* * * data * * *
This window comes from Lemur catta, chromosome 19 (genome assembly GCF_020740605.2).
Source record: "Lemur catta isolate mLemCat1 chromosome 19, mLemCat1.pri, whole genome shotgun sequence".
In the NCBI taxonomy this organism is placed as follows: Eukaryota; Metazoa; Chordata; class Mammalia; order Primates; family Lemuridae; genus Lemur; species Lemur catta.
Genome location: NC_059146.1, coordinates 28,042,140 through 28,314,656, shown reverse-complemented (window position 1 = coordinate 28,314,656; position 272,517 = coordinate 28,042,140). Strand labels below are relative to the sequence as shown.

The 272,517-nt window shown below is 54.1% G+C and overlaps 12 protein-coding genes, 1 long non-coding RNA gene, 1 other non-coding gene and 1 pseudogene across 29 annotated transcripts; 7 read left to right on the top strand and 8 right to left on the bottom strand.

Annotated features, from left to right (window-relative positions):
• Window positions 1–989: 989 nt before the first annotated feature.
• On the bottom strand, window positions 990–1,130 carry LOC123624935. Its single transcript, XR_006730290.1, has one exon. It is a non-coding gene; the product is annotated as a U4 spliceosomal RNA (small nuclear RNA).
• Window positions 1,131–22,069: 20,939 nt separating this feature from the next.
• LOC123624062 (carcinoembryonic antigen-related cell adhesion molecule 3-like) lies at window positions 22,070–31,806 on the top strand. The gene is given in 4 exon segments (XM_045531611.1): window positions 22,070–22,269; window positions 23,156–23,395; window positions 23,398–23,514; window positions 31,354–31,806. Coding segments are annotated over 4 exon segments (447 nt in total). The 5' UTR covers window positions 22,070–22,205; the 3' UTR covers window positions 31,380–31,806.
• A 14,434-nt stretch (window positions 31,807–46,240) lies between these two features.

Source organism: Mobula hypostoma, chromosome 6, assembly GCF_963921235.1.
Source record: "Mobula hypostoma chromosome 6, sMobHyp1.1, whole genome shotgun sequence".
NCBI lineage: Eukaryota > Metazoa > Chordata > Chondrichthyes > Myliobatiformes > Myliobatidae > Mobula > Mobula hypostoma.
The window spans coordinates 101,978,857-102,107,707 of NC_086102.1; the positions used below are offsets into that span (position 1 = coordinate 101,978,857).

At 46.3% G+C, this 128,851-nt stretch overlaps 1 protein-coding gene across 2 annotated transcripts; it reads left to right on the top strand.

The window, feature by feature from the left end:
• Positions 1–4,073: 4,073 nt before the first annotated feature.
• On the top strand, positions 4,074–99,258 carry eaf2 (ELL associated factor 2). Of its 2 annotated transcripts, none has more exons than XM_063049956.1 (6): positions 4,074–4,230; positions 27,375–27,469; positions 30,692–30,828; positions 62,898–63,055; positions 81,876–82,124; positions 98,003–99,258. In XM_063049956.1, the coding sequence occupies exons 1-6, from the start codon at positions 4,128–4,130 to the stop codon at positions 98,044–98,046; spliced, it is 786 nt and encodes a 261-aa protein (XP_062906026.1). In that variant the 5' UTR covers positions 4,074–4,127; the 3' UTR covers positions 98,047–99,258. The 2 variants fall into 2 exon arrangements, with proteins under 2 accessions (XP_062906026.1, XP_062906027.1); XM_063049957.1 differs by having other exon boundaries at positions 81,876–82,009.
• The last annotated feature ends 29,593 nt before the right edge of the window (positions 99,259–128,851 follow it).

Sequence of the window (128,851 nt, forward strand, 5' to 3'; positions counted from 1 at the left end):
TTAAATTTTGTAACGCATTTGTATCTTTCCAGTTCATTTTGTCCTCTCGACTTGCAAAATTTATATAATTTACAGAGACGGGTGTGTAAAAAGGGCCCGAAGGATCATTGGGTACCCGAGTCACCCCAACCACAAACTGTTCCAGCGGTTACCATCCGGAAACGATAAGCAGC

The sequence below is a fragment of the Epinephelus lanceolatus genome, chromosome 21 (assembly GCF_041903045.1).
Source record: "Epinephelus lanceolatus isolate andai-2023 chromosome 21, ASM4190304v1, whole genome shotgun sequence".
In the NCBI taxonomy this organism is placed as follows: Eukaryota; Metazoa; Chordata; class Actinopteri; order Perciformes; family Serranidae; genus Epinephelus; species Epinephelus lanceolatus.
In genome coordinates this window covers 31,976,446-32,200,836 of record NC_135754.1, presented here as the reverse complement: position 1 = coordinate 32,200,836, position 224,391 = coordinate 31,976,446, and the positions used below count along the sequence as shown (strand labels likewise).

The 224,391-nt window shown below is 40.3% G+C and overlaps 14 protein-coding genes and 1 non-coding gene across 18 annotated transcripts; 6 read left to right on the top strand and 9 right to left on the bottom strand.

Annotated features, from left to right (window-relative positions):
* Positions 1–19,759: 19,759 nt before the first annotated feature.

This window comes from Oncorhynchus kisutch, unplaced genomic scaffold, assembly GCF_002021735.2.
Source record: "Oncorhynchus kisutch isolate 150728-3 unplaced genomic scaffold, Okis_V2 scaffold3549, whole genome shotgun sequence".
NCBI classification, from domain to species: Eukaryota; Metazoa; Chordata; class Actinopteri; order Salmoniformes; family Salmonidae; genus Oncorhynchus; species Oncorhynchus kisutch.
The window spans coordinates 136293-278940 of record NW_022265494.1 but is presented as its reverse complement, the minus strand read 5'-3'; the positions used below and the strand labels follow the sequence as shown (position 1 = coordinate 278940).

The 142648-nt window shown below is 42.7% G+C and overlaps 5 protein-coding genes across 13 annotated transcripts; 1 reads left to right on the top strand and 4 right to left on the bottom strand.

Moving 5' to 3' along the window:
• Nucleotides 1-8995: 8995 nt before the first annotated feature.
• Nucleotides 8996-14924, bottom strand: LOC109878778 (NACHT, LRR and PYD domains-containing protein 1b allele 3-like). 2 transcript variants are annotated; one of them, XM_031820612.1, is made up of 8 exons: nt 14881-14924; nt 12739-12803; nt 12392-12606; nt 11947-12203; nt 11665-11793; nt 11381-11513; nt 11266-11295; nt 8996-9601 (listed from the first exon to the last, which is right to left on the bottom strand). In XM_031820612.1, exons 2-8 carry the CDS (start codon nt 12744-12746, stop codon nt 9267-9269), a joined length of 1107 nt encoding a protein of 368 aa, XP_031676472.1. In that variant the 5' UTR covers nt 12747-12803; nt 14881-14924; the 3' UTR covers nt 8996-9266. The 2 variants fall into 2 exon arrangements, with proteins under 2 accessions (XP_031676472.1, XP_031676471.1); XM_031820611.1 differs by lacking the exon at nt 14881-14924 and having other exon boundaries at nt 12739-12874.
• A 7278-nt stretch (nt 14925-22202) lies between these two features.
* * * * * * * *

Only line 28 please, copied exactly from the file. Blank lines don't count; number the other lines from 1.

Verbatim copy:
Annotated features, from left to right (window-relative positions):